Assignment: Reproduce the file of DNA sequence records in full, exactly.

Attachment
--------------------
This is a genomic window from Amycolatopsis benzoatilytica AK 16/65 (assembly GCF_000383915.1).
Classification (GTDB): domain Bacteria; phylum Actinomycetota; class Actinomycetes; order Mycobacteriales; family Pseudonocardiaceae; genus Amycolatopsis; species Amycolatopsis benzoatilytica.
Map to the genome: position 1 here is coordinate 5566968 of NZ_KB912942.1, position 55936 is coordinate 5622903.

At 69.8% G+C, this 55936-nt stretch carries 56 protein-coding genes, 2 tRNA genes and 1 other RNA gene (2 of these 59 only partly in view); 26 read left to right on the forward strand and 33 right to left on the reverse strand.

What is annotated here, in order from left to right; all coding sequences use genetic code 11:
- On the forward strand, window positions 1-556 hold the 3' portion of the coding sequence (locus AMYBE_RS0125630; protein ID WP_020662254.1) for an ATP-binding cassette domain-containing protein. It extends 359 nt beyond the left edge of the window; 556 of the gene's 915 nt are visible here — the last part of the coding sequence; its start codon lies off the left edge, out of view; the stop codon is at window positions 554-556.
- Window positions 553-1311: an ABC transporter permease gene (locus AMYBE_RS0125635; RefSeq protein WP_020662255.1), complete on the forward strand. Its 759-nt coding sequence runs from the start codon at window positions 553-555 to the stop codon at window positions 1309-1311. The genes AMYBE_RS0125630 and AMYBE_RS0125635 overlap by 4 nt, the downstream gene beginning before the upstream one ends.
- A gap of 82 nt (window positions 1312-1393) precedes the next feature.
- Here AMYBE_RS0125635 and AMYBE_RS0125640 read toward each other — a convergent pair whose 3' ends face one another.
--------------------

This is a genomic window from Amycolatopsis benzoatilytica AK 16/65 (assembly GCF_000383915.1).
Classification (GTDB): domain Bacteria; phylum Actinomycetota; class Actinomycetes; order Mycobacteriales; family Pseudonocardiaceae; genus Amycolatopsis; species Amycolatopsis benzoatilytica.
Map to the genome: position 1 here is coordinate 5566968 of NZ_KB912942.1, position 55936 is coordinate 5622903.

At 69.8% G+C, this 55936-nt stretch carries 56 protein-coding genes, 2 tRNA genes and 1 other RNA gene (2 of these 59 only partly in view); 26 read left to right on the forward strand and 33 right to left on the reverse strand.

What is annotated here, in order from left to right; all coding sequences use genetic code 11:
- On the forward strand, window positions 1-556 hold the 3' portion of the coding sequence (locus AMYBE_RS0125630; protein ID WP_020662254.1) for an ATP-binding cassette domain-containing protein. It extends 359 nt beyond the left edge of the window; 556 of the gene's 915 nt are visible here — the last part of the coding sequence; its start codon lies off the left edge, out of view; the stop codon is at window positions 554-556.
- Window positions 553-1311: an ABC transporter permease gene (locus AMYBE_RS0125635; RefSeq protein WP_020662255.1), complete on the forward strand. Its 759-nt coding sequence runs from the start codon at window positions 553-555 to the stop codon at window positions 1309-1311. The genes AMYBE_RS0125630 and AMYBE_RS0125635 overlap by 4 nt, the downstream gene beginning before the upstream one ends.
- A gap of 82 nt (window positions 1312-1393) precedes the next feature.
- Here AMYBE_RS0125635 and AMYBE_RS0125640 read toward each other — a convergent pair whose 3' ends face one another.